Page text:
The view from Brooklyn: Why we’re coming together to build our faculty union

All across NYU, contract faculty are coming together to tell the administration that we need a union. 

Coming together is a key phrase. A union is how we come together with our colleagues, because when we collectively bargain we have more power to improve our work lives. What seems like an individual problem or an individual need is transformed into a common problem and a common demand.

Coming together is also what we’re doing across NYU schools. It’s easy to feel like our school or our department is different from all the others, but one of the pleasures of building Contact Faculty United is to learn what our colleagues in other schools need to make their jobs better. 

More often than not, what we find is that what seems to be a unique problem in one department is actually widely felt across the university.

Here at Tandon, we’ve been talking to each other about what we need to make our work lives better, to better do our research, and to better serve our students. When speaking with fellow contract faculty at Tandon, these are some of the reasons people say they want a union: 

  • We’ve heard from several new faculty who came to Tandon from universities where faculty already have a union contract. They say it meant significant, tangible benefits and more negotiating power. 
  • A union would help protect current good working conditions! Some of us who were here before Poly merged with NYU appreciate overall better working conditions now, while also recognising that this is largely dependent on our department chairs. We appreciate these chairs and deans, but we realize that they may leave and be replaced. A union can secure the conditions we appreciate under their direction
  • Our salaries are not keeping up with the cost of living in the New York metropolitan area, and for many of us, affordable housing comes with a burdensome commute. With a union, we could negotiate raises on a predictable schedule based on collective bargaining, not the unpredictable whims of the administration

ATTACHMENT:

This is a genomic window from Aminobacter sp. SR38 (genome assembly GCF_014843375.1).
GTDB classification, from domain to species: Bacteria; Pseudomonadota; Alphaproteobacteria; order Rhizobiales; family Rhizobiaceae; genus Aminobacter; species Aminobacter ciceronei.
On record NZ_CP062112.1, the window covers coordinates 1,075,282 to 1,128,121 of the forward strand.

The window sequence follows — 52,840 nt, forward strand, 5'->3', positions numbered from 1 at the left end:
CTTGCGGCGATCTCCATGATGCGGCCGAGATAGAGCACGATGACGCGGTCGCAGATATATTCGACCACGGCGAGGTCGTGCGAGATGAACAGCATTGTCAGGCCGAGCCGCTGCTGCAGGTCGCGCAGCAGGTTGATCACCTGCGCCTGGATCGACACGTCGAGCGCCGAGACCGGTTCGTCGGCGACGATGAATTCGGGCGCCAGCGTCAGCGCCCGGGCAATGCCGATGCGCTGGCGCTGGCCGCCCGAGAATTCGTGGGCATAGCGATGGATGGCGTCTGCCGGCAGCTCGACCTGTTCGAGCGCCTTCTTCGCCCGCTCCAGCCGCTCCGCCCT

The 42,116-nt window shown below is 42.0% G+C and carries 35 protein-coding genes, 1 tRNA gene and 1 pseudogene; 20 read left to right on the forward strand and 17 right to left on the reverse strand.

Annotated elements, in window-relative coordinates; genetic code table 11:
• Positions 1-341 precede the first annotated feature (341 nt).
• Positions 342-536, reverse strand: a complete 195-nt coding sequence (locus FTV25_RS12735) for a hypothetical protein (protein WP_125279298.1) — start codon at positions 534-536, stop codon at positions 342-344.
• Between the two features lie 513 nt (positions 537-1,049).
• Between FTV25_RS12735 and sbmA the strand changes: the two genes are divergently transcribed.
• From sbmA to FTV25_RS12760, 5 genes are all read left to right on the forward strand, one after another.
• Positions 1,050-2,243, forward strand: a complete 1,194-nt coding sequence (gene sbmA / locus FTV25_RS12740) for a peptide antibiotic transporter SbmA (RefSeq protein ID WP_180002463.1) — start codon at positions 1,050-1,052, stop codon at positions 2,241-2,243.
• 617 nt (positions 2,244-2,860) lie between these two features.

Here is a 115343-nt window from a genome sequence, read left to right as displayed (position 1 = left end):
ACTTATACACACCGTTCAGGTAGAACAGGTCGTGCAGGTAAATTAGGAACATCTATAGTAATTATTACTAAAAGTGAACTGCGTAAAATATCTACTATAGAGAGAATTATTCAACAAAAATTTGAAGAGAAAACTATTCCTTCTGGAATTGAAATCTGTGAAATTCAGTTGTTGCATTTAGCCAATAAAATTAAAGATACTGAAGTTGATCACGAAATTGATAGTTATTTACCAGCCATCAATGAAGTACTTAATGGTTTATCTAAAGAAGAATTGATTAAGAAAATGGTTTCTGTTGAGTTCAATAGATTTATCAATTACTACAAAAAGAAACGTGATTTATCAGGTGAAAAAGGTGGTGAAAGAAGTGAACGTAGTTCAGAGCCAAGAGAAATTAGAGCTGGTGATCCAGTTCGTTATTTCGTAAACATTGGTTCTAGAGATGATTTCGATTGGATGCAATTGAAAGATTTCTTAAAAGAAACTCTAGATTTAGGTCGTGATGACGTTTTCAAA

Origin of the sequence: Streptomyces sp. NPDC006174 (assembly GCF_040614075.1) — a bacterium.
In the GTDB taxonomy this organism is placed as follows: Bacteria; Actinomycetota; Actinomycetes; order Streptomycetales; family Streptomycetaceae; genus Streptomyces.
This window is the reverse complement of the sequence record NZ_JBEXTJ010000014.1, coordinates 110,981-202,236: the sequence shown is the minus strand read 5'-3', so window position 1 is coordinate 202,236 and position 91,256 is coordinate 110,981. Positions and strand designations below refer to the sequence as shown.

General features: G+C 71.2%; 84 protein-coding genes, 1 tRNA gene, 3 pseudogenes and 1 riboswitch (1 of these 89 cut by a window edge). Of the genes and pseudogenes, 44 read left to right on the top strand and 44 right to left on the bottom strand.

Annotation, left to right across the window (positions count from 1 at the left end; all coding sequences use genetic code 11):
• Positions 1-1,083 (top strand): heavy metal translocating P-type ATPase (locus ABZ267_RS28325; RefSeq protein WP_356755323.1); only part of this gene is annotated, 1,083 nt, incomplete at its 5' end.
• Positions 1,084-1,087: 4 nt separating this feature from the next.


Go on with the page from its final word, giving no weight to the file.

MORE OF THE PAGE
• Transparency in negotiating contracts, reappointment and promotion process. A union would negotiate rules and expectations set by a legally binding contract; this makes the process consistent, even as chairs and deans come and go.
  • Substantive representation and a bigger voice in university affairs. Many of us have been asked for our input into decisions that shape our departments, only to have that input completely disregarded. Our expertise in our fields, and as teachers, will only benefit the university overall if we have a real measure of authority over the management of NYU. 
  • Establish a sustainable work-life balance. Currently, some faculty work 12-13 hour days, twice a week. This is hard enough. Add in parenting and a long commute and try managing your life. Weekly hours exceed what contracts stipulate. We have taken on administrative responsibilities that were not part of our contracts: this labor should be part of negotiation, not imposed on us after we’re hired. 
  • Visa support for international faculty. The current policy makes the process more difficult and time-consuming than it has to be. This impedes international research projects and collaboration. It is an instance of an institutional policy that does not benefit the institution. Tandon should have a clear, standard policy where all international faculty are offered the H1B work visa as the default, with a clear path to permanent residency tied to advancement\promotion\experience.  
  • Sabbaticals and\or research leaves. Again: our research benefits the university. Many of us, however, are not granted the sort of ability to carry it out that tenure-track faculty have, whether in the form of startup funds, or research leaves. In addition, many do not have the sort of access to grants and other sources of competitive funding. 

Do these reasons sound familiar to you?

If this is why you want a union, or if you want a union for another reason, please join us in this effort. In the past year, many unions have successfully secured better work conditions and more equitable rights for their constituents, including our adjunct colleagues at Parsons, Barnard, and the grad and adjunct unions at NYU. The more people who participate – a little or a lot – the more the union will be strengthened by representing the interests and concerns of all of us as well as it can!

If you haven’t already, sign the petition calling for the administration to publicly commit to respect our right to collective bargaining, ensure real due process for contract faculty at NYU, including a guaranteed right to grieve termination to a fair and impartial third party, and establish meaningful annual raises that match or exceed the rate of inflation.

In solidarity,

Ahmed Ansari (Technology, Culture and Society)
Ken Cereste (Mathematics)
Joseph Esposito (Mathematics)
Scott Fitzgerald (Integrated Design & Media)
Benedetta Piantella (Technology, Culture and Society)
Vladimir Tsifrinovich (Applied Physics)